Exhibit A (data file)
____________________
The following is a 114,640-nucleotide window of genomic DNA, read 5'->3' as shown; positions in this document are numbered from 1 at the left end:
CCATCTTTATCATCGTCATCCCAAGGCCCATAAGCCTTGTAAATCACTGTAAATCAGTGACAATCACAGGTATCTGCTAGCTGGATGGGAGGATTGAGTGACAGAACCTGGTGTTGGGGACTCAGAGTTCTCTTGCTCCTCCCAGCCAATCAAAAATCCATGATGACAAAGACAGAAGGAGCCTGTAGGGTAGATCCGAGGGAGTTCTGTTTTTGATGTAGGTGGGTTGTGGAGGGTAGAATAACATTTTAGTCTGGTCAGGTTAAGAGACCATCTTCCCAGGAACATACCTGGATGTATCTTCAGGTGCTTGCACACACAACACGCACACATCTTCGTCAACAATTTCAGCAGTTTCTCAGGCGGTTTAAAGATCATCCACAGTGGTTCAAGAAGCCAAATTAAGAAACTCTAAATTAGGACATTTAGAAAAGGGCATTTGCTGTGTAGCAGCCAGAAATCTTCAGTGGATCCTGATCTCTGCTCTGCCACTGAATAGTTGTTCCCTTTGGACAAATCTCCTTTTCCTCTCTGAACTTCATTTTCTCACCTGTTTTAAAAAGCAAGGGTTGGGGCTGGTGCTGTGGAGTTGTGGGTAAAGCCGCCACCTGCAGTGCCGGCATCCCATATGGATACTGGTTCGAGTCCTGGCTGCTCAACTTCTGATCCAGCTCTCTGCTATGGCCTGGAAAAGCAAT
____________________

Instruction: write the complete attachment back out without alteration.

The following is a 114,640-nucleotide window of genomic DNA, read 5'->3' as shown; positions in this document are numbered from 1 at the left end:
CCATCTTTATCATCGTCATCCCAAGGCCCATAAGCCTTGTAAATCACTGTAAATCAGTGACAATCACAGGTATCTGCTAGCTGGATGGGAGGATTGAGTGACAGAACCTGGTGTTGGGGACTCAGAGTTCTCTTGCTCCTCCCAGCCAATCAAAAATCCATGATGACAAAGACAGAAGGAGCCTGTAGGGTAGATCCGAGGGAGTTCTGTTTTTGATGTAGGTGGGTTGTGGAGGGTAGAATAACATTTTAGTCTGGTCAGGTTAAGAGACCATCTTCCCAGGAACATACCTGGATGTATCTTCAGGTGCTTGCACACACAACACGCACACATCTTCGTCAACAATTTCAGCAGTTTCTCAGGCGGTTTAAAGATCATCCACAGTGGTTCAAGAAGCCAAATTAAGAAACTCTAAATTAGGACATTTAGAAAAGGGCATTTGCTGTGTAGCAGCCAGAAATCTTCAGTGGATCCTGATCTCTGCTCTGCCACTGAATAGTTGTTCCCTTTGGACAAATCTCCTTTTCCTCTCTGAACTTCATTTTCTCACCTGTTTTAAAAAGCAAGGGTTGGGGCTGGTGCTGTGGAGTTGTGGGTAAAGCCGCCACCTGCAGTGCCGGCATCCCATATGGATACTGGTTCGAGTCCTGGCTGCTCAACTTCTGATCCAGCTCTCTGCTATGGCCTGGAAAAGCAAT